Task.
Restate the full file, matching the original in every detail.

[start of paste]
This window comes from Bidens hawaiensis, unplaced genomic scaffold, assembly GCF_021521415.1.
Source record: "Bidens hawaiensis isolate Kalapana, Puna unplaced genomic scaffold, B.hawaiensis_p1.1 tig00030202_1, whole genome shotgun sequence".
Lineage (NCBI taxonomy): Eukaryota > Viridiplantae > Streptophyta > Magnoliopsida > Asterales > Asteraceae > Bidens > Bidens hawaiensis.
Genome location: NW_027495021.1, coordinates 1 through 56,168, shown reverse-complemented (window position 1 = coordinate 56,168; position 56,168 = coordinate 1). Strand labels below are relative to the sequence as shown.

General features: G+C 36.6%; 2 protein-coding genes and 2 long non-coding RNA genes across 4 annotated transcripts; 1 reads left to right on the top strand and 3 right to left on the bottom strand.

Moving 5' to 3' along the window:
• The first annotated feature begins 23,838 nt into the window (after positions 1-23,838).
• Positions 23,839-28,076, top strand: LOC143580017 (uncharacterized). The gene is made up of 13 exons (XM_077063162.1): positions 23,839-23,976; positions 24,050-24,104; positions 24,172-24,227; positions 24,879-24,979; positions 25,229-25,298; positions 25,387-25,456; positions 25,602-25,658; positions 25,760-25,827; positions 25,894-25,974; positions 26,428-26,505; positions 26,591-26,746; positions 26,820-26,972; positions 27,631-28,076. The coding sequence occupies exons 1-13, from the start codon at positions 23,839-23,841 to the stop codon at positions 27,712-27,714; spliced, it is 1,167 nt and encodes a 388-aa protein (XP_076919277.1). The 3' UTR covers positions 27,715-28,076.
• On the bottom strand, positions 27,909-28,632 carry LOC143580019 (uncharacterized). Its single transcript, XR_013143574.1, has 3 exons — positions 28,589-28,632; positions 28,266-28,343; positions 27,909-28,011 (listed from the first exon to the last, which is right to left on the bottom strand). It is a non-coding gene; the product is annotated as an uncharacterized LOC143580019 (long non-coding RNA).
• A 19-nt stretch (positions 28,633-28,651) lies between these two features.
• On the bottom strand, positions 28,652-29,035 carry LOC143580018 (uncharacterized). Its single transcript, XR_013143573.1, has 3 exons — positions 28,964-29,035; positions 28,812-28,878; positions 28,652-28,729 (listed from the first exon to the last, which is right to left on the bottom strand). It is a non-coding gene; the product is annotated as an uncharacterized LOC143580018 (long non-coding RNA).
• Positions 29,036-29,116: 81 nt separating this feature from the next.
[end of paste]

This window comes from Bidens hawaiensis, unplaced genomic scaffold, assembly GCF_021521415.1.
Source record: "Bidens hawaiensis isolate Kalapana, Puna unplaced genomic scaffold, B.hawaiensis_p1.1 tig00030202_1, whole genome shotgun sequence".
Lineage (NCBI taxonomy): Eukaryota > Viridiplantae > Streptophyta > Magnoliopsida > Asterales > Asteraceae > Bidens > Bidens hawaiensis.
Genome location: NW_027495021.1, coordinates 1 through 56,168, shown reverse-complemented (window position 1 = coordinate 56,168; position 56,168 = coordinate 1). Strand labels below are relative to the sequence as shown.

General features: G+C 36.6%; 2 protein-coding genes and 2 long non-coding RNA genes across 4 annotated transcripts; 1 reads left to right on the top strand and 3 right to left on the bottom strand.

Moving 5' to 3' along the window:
• The first annotated feature begins 23,838 nt into the window (after positions 1-23,838).
• Positions 23,839-28,076, top strand: LOC143580017 (uncharacterized). The gene is made up of 13 exons (XM_077063162.1): positions 23,839-23,976; positions 24,050-24,104; positions 24,172-24,227; positions 24,879-24,979; positions 25,229-25,298; positions 25,387-25,456; positions 25,602-25,658; positions 25,760-25,827; positions 25,894-25,974; positions 26,428-26,505; positions 26,591-26,746; positions 26,820-26,972; positions 27,631-28,076. The coding sequence occupies exons 1-13, from the start codon at positions 23,839-23,841 to the stop codon at positions 27,712-27,714; spliced, it is 1,167 nt and encodes a 388-aa protein (XP_076919277.1). The 3' UTR covers positions 27,715-28,076.
• On the bottom strand, positions 27,909-28,632 carry LOC143580019 (uncharacterized). Its single transcript, XR_013143574.1, has 3 exons — positions 28,589-28,632; positions 28,266-28,343; positions 27,909-28,011 (listed from the first exon to the last, which is right to left on the bottom strand). It is a non-coding gene; the product is annotated as an uncharacterized LOC143580019 (long non-coding RNA).
• A 19-nt stretch (positions 28,633-28,651) lies between these two features.
• On the bottom strand, positions 28,652-29,035 carry LOC143580018 (uncharacterized). Its single transcript, XR_013143573.1, has 3 exons — positions 28,964-29,035; positions 28,812-28,878; positions 28,652-28,729 (listed from the first exon to the last, which is right to left on the bottom strand). It is a non-coding gene; the product is annotated as an uncharacterized LOC143580018 (long non-coding RNA).
• Positions 29,036-29,116: 81 nt separating this feature from the next.